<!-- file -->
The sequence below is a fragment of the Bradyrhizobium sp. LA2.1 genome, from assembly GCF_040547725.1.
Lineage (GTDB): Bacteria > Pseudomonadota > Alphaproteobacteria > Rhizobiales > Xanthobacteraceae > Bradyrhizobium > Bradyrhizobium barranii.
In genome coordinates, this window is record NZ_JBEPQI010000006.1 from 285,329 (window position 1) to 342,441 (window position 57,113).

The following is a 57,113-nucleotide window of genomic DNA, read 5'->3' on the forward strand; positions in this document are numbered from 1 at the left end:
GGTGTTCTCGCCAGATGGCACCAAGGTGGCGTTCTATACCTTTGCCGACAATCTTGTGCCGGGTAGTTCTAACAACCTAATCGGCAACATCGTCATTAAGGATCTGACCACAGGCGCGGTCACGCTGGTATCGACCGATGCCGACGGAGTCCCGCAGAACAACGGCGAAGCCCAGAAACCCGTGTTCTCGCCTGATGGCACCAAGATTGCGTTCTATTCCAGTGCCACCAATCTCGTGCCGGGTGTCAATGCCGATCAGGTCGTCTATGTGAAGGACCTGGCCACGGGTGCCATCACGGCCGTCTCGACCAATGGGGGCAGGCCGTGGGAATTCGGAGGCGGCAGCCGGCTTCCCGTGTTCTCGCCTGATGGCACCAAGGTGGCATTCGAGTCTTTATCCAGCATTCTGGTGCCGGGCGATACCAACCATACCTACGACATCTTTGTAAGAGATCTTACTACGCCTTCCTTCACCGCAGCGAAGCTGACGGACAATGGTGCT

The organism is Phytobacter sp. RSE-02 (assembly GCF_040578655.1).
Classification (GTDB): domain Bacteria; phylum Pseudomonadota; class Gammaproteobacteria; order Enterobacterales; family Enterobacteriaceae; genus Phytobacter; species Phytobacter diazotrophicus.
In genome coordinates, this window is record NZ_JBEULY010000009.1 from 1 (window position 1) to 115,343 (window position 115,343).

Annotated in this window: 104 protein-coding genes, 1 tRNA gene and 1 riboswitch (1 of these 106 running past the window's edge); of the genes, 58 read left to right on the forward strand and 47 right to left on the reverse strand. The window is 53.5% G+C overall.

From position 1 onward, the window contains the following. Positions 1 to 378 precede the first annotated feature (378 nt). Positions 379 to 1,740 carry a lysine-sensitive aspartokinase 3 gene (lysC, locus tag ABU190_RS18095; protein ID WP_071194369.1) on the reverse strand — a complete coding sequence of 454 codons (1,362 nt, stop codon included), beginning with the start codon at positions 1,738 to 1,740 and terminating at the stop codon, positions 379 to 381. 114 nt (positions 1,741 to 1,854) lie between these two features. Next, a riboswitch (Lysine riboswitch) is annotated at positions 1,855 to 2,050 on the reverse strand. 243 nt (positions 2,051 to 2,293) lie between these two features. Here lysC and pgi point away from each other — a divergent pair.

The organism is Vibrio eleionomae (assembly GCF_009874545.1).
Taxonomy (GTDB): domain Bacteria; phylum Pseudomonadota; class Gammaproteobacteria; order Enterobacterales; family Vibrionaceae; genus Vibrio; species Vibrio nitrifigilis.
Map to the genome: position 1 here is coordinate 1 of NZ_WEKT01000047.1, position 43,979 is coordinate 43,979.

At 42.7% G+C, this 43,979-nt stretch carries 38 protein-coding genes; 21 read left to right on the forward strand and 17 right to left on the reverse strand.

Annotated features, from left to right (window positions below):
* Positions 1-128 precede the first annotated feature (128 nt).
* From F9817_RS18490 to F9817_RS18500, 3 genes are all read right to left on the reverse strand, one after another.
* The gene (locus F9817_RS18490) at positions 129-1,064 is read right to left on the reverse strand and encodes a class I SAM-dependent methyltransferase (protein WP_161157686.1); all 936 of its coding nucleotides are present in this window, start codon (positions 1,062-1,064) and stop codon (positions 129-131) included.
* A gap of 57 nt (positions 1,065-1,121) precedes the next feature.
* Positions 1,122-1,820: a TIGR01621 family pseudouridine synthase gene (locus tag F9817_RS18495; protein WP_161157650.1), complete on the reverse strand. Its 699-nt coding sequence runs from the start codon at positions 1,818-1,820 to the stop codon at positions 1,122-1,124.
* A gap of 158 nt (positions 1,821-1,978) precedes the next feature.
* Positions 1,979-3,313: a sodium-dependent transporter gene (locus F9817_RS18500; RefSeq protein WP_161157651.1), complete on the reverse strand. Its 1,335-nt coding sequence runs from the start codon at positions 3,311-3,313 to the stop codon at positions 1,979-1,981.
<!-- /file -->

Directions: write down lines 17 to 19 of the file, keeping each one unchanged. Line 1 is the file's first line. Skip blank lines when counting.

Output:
* From F9817_RS18490 to F9817_RS18500, 3 genes are all read right to left on the reverse strand, one after another.
* The gene (locus F9817_RS18490) at positions 129-1,064 is read right to left on the reverse strand and encodes a class I SAM-dependent methyltransferase (protein WP_161157686.1); all 936 of its coding nucleotides are present in this window, start codon (positions 1,062-1,064) and stop codon (positions 129-131) included.
* A gap of 57 nt (positions 1,065-1,121) precedes the next feature.